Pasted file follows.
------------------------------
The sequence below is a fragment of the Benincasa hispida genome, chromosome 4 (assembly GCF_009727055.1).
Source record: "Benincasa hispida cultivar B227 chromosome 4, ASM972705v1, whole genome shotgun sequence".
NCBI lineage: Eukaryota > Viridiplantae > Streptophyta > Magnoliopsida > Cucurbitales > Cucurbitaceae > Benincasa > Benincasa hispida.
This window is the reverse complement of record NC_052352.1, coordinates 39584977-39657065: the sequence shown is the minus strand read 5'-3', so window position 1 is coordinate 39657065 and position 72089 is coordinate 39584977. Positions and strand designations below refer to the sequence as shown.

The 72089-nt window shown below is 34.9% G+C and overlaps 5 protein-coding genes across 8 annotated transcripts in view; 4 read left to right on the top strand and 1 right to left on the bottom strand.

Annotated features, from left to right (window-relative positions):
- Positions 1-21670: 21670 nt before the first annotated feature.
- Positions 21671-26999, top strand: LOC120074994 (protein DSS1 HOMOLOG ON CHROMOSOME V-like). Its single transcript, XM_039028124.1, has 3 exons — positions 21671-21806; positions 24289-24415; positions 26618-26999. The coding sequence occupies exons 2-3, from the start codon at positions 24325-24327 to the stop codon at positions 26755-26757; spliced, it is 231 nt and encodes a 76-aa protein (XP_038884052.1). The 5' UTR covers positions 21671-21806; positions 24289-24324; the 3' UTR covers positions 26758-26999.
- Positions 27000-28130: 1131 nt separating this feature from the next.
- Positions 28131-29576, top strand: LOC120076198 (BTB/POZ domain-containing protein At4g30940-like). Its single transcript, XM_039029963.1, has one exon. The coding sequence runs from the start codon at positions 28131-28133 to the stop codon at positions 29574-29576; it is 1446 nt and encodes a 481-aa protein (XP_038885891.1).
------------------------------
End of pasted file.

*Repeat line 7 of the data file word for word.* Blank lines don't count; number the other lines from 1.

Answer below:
- Positions 1-21670: 21670 nt before the first annotated feature.